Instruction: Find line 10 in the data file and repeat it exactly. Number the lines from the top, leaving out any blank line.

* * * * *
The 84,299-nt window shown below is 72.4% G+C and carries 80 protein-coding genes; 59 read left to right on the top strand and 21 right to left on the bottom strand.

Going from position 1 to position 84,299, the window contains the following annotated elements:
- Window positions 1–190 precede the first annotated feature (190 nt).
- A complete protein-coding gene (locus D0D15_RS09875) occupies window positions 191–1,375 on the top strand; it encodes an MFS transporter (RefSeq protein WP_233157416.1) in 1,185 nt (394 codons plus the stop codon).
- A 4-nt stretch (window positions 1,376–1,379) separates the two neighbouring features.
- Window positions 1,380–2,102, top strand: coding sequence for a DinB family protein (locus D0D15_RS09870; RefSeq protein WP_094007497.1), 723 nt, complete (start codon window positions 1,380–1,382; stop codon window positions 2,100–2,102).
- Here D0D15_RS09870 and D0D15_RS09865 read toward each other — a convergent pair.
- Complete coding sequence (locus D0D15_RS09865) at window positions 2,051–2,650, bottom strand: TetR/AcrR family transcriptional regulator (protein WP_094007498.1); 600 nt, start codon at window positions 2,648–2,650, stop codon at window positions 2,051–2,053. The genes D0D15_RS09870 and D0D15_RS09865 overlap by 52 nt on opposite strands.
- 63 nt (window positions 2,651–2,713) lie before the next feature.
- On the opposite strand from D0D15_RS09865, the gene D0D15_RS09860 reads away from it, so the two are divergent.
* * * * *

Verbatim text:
- On the opposite strand from D0D15_RS09865, the gene D0D15_RS09860 reads away from it, so the two are divergent.